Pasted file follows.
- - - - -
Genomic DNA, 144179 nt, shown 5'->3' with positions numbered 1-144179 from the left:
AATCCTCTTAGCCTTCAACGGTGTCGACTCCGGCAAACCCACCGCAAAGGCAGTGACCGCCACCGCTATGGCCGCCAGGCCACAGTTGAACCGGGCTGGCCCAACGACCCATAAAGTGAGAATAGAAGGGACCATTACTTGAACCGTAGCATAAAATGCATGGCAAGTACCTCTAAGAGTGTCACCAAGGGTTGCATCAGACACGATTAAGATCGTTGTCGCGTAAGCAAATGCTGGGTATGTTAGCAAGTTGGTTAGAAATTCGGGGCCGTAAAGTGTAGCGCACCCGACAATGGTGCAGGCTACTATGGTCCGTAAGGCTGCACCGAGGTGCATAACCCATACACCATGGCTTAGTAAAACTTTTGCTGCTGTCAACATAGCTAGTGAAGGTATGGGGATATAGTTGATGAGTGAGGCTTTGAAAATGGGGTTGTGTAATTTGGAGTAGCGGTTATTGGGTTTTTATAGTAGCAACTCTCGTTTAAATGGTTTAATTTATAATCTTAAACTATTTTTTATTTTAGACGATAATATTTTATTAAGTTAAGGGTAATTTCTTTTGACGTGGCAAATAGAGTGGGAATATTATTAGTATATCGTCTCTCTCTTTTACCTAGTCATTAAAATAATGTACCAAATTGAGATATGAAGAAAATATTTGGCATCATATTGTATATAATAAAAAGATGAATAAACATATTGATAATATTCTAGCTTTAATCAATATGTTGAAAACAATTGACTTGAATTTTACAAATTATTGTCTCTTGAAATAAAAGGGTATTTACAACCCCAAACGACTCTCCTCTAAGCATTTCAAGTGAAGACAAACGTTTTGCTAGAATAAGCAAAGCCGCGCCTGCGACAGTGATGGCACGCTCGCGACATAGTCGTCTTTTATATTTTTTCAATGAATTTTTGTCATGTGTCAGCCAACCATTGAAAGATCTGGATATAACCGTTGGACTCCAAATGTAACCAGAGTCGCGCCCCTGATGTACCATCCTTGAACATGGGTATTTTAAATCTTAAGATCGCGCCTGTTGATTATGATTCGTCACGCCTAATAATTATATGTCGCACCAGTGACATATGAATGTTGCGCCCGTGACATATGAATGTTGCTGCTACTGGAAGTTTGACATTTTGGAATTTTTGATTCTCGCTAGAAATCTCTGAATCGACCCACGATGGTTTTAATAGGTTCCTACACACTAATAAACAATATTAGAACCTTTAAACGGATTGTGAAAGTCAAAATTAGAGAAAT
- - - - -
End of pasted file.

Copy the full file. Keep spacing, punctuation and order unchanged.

Genomic DNA, 144179 nt, shown 5'->3' with positions numbered 1-144179 from the left:
AATCCTCTTAGCCTTCAACGGTGTCGACTCCGGCAAACCCACCGCAAAGGCAGTGACCGCCACCGCTATGGCCGCCAGGCCACAGTTGAACCGGGCTGGCCCAACGACCCATAAAGTGAGAATAGAAGGGACCATTACTTGAACCGTAGCATAAAATGCATGGCAAGTACCTCTAAGAGTGTCACCAAGGGTTGCATCAGACACGATTAAGATCGTTGTCGCGTAAGCAAATGCTGGGTATGTTAGCAAGTTGGTTAGAAATTCGGGGCCGTAAAGTGTAGCGCACCCGACAATGGTGCAGGCTACTATGGTCCGTAAGGCTGCACCGAGGTGCATAACCCATACACCATGGCTTAGTAAAACTTTTGCTGCTGTCAACATAGCTAGTGAAGGTATGGGGATATAGTTGATGAGTGAGGCTTTGAAAATGGGGTTGTGTAATTTGGAGTAGCGGTTATTGGGTTTTTATAGTAGCAACTCTCGTTTAAATGGTTTAATTTATAATCTTAAACTATTTTTTATTTTAGACGATAATATTTTATTAAGTTAAGGGTAATTTCTTTTGACGTGGCAAATAGAGTGGGAATATTATTAGTATATCGTCTCTCTCTTTTACCTAGTCATTAAAATAATGTACCAAATTGAGATATGAAGAAAATATTTGGCATCATATTGTATATAATAAAAAGATGAATAAACATATTGATAATATTCTAGCTTTAATCAATATGTTGAAAACAATTGACTTGAATTTTACAAATTATTGTCTCTTGAAATAAAAGGGTATTTACAACCCCAAACGACTCTCCTCTAAGCATTTCAAGTGAAGACAAACGTTTTGCTAGAATAAGCAAAGCCGCGCCTGCGACAGTGATGGCACGCTCGCGACATAGTCGTCTTTTATATTTTTTCAATGAATTTTTGTCATGTGTCAGCCAACCATTGAAAGATCTGGATATAACCGTTGGACTCCAAATGTAACCAGAGTCGCGCCCCTGATGTACCATCCTTGAACATGGGTATTTTAAATCTTAAGATCGCGCCTGTTGATTATGATTCGTCACGCCTAATAATTATATGTCGCACCAGTGACATATGAATGTTGCGCCCGTGACATATGAATGTTGCTGCTACTGGAAGTTTGACATTTTGGAATTTTTGATTCTCGCTAGAAATCTCTGAATCGACCCACGATGGTTTTAATAGGTTCCTACACACTAATAAACAATATTAGAACCTTTAAACGGATTGTGAAAGTCAAAATTAGAGAAAT